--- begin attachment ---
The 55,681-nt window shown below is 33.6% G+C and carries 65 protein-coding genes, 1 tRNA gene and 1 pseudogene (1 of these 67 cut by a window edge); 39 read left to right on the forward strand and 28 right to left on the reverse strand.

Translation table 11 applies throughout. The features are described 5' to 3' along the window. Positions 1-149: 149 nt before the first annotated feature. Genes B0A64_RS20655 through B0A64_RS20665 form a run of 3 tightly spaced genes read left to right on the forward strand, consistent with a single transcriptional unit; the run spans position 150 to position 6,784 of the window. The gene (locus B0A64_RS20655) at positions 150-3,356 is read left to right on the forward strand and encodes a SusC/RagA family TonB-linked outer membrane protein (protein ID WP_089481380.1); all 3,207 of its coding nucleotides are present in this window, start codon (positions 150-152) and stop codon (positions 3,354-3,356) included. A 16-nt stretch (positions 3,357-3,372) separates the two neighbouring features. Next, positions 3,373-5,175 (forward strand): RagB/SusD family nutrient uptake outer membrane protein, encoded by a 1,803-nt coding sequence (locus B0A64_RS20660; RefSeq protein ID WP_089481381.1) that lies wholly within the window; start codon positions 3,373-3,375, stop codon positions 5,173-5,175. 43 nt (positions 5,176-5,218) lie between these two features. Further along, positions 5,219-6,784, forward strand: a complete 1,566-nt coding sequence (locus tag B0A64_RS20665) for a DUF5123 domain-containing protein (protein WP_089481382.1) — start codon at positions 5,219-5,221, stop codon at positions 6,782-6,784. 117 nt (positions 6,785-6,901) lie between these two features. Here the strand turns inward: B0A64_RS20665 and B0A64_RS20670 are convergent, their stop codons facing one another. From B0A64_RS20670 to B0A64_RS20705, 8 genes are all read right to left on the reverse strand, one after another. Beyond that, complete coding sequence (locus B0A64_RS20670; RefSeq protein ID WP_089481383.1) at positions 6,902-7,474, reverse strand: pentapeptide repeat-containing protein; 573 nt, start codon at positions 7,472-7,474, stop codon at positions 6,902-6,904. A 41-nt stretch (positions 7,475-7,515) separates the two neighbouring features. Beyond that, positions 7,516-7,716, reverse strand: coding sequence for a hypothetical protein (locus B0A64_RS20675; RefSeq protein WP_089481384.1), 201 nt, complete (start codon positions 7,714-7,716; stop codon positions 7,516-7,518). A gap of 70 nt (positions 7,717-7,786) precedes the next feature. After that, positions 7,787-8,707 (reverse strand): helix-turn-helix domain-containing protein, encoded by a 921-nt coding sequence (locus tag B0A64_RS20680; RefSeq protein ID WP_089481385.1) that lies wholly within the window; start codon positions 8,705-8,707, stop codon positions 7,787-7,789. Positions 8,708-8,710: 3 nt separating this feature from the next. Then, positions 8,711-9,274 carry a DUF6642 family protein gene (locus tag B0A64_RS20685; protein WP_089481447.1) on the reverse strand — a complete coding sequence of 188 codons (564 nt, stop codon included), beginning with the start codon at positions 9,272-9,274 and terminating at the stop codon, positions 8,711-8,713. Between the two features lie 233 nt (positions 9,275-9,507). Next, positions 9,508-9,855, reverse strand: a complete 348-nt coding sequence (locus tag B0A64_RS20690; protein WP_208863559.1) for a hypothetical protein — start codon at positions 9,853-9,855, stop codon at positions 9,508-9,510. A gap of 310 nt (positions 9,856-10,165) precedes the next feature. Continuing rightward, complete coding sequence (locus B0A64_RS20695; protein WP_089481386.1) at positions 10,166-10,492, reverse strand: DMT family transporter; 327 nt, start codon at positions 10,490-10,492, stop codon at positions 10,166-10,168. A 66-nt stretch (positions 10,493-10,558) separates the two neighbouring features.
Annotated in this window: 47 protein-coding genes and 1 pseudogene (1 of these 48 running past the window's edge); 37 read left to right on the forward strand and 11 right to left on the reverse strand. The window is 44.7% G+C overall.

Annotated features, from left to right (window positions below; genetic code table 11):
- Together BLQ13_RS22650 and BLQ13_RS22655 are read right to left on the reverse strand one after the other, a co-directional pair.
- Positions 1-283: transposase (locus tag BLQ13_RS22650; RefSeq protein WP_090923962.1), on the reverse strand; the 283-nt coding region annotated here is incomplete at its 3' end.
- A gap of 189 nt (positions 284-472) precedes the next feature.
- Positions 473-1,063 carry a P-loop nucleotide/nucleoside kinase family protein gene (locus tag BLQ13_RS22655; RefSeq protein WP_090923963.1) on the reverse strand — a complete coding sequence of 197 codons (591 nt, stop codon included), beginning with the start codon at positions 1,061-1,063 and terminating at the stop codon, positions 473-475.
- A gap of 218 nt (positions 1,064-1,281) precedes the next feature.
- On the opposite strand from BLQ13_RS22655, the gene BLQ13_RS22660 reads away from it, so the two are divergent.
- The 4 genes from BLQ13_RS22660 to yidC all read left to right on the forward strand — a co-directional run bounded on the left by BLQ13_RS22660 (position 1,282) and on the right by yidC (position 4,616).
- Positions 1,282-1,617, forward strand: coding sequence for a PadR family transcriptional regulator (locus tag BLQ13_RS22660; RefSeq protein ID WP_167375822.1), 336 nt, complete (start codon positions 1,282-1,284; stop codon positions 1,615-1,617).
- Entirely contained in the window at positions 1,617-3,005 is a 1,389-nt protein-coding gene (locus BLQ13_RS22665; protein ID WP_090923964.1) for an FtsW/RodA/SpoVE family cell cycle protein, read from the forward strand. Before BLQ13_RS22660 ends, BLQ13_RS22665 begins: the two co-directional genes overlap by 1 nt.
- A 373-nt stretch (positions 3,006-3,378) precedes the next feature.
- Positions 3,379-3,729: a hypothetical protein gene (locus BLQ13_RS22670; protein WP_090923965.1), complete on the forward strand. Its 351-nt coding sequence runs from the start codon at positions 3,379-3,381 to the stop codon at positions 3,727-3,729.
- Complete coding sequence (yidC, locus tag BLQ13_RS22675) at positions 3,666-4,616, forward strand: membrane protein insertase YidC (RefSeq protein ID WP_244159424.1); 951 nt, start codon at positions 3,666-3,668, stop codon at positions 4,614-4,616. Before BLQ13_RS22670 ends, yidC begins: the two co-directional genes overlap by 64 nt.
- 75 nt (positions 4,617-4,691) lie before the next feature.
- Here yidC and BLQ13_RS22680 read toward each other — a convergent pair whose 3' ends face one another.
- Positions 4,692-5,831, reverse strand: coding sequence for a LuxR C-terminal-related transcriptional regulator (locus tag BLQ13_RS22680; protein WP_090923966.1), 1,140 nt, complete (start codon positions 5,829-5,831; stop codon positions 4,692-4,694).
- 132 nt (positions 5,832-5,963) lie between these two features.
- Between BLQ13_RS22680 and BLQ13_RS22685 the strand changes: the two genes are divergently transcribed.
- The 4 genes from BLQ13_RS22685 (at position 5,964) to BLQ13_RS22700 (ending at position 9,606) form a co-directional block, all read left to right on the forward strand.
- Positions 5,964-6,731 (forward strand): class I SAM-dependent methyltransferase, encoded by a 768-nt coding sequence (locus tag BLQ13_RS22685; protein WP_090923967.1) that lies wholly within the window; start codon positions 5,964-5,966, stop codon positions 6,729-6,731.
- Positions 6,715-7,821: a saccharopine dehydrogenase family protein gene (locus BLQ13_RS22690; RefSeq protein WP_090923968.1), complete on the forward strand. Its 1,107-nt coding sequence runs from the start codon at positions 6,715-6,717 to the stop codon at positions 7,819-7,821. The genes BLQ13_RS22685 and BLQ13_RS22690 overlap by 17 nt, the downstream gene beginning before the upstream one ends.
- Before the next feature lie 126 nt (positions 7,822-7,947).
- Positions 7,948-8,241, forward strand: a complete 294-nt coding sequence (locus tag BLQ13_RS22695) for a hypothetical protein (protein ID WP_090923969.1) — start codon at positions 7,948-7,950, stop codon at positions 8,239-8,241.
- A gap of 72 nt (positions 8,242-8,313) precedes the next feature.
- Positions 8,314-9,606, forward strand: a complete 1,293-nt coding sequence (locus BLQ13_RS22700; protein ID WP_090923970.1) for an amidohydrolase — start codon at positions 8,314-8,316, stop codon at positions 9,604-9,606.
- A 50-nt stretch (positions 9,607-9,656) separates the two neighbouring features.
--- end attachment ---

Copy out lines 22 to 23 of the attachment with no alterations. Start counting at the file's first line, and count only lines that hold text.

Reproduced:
- The 4 genes from BLQ13_RS22685 (at position 5,964) to BLQ13_RS22700 (ending at position 9,606) form a co-directional block, all read left to right on the forward strand.
- Positions 5,964-6,731 (forward strand): class I SAM-dependent methyltransferase, encoded by a 768-nt coding sequence (locus tag BLQ13_RS22685; protein WP_090923967.1) that lies wholly within the window; start codon positions 5,964-5,966, stop codon positions 6,729-6,731.